Medicare and Medicaid both work under a “cost reimbursement” system that only allows the government to be billed the actual cost of the procedure, rather than the market rate for that procedure.  The effect here is that to maintain profit margins across the whole system the “market rate” for those with private insurance and those who pay for themselves must be increased.  So we pay for the government health care plans with our tax dollars and further pay a subsidy to the hospitals through increased health care costs and higher insurance premiums.

A move to a single payor system (the government pays for and regulates all health care) could eliminate the profit from healthcare and greatly diminish quality.  It’s hard on the people with private insurance to make up the difference for Medicare and Medicaid twice (taxation and subsidy), but if a governmentally run healthcare system eliminates the profits from the industry there will be less pay for doctors, less structural improvements, less equipment upgrades, and more regulation of services provided. 

The effect of this change would not be apparent over night as it would be several years before the lack of structural improvements took a toll on the whole system, but it seems the system would necessarily deteriorate over time as profits were replaced with cost reimbursements across the board.

How ethical is corporate taxation?

Nothing said here will bring an end to corporate taxation, but I would like for a minute to pretend that it is negotiable to examine its legitimacy and the effects of the system in place.  Our founding fathers waged war with England for taxation without representation, but when we levy taxation against non-voting entities that is exactly what we get.

The corporation is a legal liability shield and capital raising device used to run many American businesses, however, without real people (employees, shareholders, vendors, customers) this legal entity is just a shell.  Most citizens are persuaded by politicians to look at corporations as merely a shell rather than to look at them for the sum of their real-people parts.  Thus, taxation of no one in particular is better than taxation of a specific person, so corporate taxation is popular.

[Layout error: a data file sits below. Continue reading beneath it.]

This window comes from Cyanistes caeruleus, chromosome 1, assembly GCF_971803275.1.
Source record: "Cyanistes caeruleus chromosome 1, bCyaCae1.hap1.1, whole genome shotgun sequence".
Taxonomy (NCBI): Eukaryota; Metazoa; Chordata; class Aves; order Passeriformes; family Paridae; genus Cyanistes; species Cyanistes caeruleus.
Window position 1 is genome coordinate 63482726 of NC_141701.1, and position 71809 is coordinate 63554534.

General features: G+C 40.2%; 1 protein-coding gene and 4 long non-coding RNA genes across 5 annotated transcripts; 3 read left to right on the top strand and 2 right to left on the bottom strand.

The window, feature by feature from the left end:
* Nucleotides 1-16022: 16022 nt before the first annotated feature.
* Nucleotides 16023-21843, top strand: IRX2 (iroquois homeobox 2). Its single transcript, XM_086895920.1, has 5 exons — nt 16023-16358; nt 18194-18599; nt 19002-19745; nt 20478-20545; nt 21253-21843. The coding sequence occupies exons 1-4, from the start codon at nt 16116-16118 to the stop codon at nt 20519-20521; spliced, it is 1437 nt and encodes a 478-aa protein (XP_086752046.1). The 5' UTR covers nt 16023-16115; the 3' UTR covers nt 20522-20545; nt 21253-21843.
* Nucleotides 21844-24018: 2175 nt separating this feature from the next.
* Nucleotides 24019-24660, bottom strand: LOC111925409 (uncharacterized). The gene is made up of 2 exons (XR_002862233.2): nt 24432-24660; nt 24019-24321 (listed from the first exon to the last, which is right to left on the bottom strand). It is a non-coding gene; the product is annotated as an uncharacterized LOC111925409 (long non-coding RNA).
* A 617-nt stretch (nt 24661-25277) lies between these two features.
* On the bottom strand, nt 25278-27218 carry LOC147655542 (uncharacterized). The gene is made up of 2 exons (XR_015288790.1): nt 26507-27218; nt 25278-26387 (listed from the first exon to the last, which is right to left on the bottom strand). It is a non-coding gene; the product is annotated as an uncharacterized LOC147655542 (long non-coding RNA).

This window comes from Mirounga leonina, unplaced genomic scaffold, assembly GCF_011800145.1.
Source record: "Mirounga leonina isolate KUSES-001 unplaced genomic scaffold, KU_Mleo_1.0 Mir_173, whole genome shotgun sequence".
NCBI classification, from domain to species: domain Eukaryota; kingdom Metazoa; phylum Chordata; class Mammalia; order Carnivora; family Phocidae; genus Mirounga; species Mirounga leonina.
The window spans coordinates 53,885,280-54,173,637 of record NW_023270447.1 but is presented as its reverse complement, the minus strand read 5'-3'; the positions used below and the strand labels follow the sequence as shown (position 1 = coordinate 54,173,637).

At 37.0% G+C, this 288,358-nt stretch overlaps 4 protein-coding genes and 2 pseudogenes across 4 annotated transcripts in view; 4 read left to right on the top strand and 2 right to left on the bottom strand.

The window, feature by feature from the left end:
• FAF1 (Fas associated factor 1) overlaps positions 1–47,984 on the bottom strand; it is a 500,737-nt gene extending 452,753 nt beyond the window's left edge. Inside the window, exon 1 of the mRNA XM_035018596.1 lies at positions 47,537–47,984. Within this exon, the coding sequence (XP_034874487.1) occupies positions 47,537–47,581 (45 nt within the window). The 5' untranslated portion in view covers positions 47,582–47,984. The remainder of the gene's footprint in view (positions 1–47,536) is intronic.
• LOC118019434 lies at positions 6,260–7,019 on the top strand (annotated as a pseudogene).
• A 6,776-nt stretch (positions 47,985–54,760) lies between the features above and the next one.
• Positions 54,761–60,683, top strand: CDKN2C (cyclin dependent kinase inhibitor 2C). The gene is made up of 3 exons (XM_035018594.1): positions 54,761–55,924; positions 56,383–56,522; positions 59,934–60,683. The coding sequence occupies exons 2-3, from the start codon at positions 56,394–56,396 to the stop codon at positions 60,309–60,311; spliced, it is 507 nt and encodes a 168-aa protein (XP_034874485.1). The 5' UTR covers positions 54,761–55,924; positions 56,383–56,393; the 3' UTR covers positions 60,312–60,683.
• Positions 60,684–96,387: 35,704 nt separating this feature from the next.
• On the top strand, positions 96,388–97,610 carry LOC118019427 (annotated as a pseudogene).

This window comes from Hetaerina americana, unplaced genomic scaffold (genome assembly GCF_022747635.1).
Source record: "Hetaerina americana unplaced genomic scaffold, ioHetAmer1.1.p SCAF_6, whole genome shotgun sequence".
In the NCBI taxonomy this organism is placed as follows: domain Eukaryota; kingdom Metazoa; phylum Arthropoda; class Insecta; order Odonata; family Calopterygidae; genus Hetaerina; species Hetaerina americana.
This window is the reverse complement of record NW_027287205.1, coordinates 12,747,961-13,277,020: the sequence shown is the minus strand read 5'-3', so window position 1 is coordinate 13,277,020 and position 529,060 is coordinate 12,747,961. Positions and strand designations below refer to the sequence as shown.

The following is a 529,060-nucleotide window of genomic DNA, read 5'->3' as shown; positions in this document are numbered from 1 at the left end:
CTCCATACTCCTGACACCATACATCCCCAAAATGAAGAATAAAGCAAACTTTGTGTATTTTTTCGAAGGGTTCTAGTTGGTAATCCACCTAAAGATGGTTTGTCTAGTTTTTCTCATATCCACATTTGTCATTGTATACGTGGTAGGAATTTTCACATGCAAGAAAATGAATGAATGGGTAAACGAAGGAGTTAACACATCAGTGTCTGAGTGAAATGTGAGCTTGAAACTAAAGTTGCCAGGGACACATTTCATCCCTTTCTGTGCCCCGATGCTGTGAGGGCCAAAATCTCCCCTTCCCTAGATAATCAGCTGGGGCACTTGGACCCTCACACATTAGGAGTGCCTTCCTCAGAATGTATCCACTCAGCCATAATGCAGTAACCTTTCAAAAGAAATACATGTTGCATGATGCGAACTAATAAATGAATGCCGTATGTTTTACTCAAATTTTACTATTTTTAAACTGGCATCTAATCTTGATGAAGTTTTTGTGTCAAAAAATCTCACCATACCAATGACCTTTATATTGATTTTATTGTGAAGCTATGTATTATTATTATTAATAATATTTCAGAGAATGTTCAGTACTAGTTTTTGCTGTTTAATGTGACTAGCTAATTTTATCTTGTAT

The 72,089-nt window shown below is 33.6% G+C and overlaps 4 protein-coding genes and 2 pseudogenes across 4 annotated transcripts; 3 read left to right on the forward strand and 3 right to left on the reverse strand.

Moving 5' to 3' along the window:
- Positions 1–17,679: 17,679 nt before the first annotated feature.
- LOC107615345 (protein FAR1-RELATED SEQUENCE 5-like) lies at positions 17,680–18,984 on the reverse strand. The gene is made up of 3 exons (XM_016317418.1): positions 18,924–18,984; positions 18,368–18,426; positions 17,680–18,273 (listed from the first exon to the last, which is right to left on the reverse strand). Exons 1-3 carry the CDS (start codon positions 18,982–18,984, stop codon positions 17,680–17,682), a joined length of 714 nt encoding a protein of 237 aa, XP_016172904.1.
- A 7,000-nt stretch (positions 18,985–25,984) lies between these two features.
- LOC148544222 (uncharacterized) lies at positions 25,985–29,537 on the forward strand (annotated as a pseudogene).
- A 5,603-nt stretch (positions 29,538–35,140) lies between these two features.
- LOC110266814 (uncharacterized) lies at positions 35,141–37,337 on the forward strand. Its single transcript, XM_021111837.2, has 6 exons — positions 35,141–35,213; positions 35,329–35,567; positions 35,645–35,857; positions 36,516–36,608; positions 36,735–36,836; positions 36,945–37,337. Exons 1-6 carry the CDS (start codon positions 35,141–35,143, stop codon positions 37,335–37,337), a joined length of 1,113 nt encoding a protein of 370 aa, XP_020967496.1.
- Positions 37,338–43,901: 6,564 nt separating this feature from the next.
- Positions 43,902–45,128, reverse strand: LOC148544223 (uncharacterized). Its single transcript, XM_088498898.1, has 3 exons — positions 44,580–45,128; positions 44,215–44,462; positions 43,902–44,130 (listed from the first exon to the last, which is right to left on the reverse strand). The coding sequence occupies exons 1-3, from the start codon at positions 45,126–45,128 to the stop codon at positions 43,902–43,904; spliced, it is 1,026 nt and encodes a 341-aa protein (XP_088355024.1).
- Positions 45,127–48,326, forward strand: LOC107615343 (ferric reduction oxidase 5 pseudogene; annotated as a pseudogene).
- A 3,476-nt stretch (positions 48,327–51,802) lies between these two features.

This does not come without side effects as taxation without representation is not entirely true.  There is not legally sanctioned voting representation, so representation comes through the back door with lobbying, political contributions, and good old-fashioned bribery.  The result of taxing a non-voting entity with much money and power is a lot of unethical behavior brought about by the structure of the system.  The answer is not to police the unethical/illegal activity further, but to examine the system that produces it.

An excellent tenant of good government is transparency.  This is another problem with corporate taxation – the taxation of no one in particular.  Who really pays corporate tax (the corporation of course)?  The real people involved with the corporation must pay the tax in some way shape or form, because the shell in and of itself has no income or wages to tax.  The shareholders pay with decreased stock appreciation and lesser dividends.  The employees pay with lower wages and lesser benefits.  The vendors pay with lower profit margins themselves.  The consumers pay with higher prices used to subsidise the tax.

The lack of transparency imposed by corporate taxation may be the worst of all as the government is able to raise revenues with little to no legal accountability.  The group paying the tax is ambiguous, so it is hard to unite an ambiguous group to oppose tax increases or to help in drafting better tax policy (except for the opposition from the corporations themselves).  The opposition comes in the form of lobbying and bribery, which ends up being rather effective, but further muddies the ethical considerations and transparency of government.